Updated: Feb 17
After almost three years in Switzerland, why do I, sometimes, still feel like I just moved here?
After almost five years of learning to ski, why do I, now and again, feel like a novice?
After more than thirteen years of training, why do I, occasionally, feel like a beginner psychologist?
The fact that I notice these thoughts are of interest to me in the context of my own personal development. They are also important in the context of helping my clients reach their personal development, and performance goals and, maybe more importantly, in helping my clients work through traumatic experiences. In all cases continuously building a healthy and robust self-concept is an important element of our mental health.
Indeed my interest in this particular subject has gained traction through recognising the convergence of threads of work in which I am involved. From the importance of creating a successful self-image in personal development work to the impact that complex traumatic experiences can have on a person's self-concept.
One's self-concept or self-image is a pivotal area for change in overcoming emotional problems, particularly those associated with shame, embarrassment, disgust, and guilt, and stepping forward towards one's potential. "If you can see it in your mind you can hold it in your hand" elite mindset coach, and friend, Danielle Amos would say, and she is very right. Seeing it in your mind equates to creating a self-image that is congruent with the version of you that you desire to become.
The first step to psychological change is usually to visualise yourself reacting in a functional way when out of your comfort zone, and embracing the feeling of being new at something, or new in some environment or performing a particular behaviour, but in a piece of research which looked at how we experience change over time, author's Keys and Ryff (2000), point out that when that newbie feeling stays with us it can be because of the causes of its duration. An important question to ask then is, in those moments when this feels new to me, why is that? Why do I still feel like this? How long do I think I need to adjust to this newer version of myself? What changes in skills or activities would help me to make that adjustment? Keys and Ruff point out that "perceived changes that linger may be detrimental [to personal progress and mental health] because the lingering represents the inability to get used to "newer selves".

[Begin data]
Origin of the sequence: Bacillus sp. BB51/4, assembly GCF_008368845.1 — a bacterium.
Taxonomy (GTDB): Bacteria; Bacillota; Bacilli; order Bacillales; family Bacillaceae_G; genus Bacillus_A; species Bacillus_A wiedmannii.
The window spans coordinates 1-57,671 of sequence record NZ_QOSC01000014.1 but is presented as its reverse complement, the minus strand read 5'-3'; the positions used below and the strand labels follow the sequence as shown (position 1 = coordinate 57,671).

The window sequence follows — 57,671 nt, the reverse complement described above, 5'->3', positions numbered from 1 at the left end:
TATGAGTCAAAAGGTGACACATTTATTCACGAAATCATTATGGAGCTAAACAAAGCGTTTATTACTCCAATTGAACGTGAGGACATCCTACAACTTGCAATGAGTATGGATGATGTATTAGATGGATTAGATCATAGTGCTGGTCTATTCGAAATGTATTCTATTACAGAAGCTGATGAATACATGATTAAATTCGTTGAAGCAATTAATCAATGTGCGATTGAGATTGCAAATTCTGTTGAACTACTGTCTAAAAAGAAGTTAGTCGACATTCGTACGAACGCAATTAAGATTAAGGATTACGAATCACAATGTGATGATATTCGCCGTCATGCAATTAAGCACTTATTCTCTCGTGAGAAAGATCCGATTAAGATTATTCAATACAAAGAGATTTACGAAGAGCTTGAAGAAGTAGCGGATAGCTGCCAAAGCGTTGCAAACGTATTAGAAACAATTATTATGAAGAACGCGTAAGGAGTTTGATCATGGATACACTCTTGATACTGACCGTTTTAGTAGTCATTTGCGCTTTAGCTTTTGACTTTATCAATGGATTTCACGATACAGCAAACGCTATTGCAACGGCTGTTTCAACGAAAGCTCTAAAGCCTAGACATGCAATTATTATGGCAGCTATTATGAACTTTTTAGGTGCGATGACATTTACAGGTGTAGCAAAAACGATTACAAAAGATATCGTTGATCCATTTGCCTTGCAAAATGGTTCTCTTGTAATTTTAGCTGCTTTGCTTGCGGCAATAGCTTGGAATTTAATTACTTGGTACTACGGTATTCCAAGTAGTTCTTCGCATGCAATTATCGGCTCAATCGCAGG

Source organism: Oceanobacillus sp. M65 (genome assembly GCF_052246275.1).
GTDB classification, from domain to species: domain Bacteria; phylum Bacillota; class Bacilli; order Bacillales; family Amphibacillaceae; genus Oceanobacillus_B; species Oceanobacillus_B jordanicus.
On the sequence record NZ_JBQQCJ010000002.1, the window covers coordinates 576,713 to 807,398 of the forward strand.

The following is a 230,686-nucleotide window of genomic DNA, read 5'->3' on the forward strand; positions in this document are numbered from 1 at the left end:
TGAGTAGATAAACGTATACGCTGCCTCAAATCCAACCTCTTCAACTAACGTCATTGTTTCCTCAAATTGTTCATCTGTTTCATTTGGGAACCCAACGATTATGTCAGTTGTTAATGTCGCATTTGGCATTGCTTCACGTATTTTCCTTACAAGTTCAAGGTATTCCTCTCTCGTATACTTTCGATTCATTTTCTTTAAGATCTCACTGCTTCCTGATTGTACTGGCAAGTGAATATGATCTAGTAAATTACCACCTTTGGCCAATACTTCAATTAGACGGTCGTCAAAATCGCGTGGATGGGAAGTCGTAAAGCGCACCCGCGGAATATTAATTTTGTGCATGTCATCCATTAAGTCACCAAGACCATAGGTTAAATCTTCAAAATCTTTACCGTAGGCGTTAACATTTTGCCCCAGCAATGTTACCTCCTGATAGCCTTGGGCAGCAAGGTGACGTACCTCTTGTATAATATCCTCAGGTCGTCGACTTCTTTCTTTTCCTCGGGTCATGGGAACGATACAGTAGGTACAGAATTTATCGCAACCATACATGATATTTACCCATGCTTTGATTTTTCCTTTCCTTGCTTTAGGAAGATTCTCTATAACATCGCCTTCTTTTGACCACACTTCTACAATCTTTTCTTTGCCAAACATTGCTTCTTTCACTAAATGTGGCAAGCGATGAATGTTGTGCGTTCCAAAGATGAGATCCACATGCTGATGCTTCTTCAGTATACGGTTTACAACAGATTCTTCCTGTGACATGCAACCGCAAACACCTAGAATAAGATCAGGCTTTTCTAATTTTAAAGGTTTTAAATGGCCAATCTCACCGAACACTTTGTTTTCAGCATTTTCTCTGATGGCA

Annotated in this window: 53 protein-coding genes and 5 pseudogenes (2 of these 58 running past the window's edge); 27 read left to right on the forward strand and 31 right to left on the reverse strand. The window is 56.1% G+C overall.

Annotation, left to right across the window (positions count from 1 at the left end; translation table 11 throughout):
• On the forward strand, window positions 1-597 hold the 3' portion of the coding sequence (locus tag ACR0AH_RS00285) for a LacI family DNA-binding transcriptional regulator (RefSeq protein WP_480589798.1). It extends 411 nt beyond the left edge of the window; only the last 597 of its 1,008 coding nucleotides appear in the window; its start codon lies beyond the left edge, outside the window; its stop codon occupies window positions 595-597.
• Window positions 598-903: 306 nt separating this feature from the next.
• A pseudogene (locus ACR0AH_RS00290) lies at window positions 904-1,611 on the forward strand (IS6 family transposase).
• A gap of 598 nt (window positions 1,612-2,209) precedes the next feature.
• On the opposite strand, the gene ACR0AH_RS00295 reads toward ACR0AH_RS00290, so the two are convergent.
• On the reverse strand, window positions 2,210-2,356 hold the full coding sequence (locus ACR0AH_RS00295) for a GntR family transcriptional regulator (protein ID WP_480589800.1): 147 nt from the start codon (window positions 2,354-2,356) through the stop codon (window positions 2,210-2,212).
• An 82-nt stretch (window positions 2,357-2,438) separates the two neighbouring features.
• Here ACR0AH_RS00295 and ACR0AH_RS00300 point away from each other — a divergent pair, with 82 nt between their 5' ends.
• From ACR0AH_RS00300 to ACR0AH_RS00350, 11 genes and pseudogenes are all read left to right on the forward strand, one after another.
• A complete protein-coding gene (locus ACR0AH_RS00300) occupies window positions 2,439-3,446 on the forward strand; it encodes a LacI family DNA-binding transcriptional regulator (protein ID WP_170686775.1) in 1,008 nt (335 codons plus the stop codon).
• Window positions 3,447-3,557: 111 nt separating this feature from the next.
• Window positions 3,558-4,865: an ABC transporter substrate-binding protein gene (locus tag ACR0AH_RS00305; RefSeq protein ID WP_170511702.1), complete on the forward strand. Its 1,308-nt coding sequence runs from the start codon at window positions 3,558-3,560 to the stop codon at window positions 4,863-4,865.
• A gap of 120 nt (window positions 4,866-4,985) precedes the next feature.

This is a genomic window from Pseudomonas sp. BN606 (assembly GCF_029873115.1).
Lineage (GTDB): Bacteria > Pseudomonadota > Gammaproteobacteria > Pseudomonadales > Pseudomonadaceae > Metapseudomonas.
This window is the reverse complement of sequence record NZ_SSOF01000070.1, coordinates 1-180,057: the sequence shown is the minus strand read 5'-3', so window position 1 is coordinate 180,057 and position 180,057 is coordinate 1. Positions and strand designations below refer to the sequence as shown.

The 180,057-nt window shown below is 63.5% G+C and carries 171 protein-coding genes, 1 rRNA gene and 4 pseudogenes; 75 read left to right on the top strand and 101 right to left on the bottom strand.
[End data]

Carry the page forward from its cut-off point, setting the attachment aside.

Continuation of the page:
This could be linked to our lack of reflection on progress. When might a lingering feeling or thought about being a beginner emerge in our awareness? It's likely that this would occur under perceived threats and our mind takes shortcuts to safety-seeking mode, by pulling us back to where we still believe we belong, in the beginners class. After all, as a novice, failure was fine and we probably didn't perceive such high stakes. Then an anxiety-fuelled struggle emerges between our past, current and future selves. In your moments of reflection seeing your progress is important, seeing a decline in progress is also important, but neither is to be judged. Your observations can lead you to solve pragmatic issues of self-image. You can identify what you need to do in terms of thinking and behaviour so that you FEEL like you're in a state of business as usual.
A good example of this is illustrated by Olympic gymnast Suni Lee in an ESPN article. She talks about her post-Olympic success and getting into a business-as-usual frame of mind in her new USA college team by reminding herself to "be average Suni, nothing more and nothing less" and that she "is good enough" encouraging herself out from a mental state of threat to a state of focus and doing what she would do if she believed she belonged (which, of course, she does). Suni achieves this mindset change through journaling. A useful reflective practice technique can access your subconsciousness, help bring about robust changes in mindset and help you figure out your next best steps.
Of course, it was quite normal for Suni to feel the way she did, given the speed at which her life changed. We can't ever blame her, or anyone's self-image for not keeping up with the crazy pace of modern life. The question is how can we support the development of a self-image that feels "at home" over time. The homeliness of the environment is, of course, pivotal but so are our own efforts to make ourselves feel that way.
How can you keep building your "business as usual" self-image beliefs?
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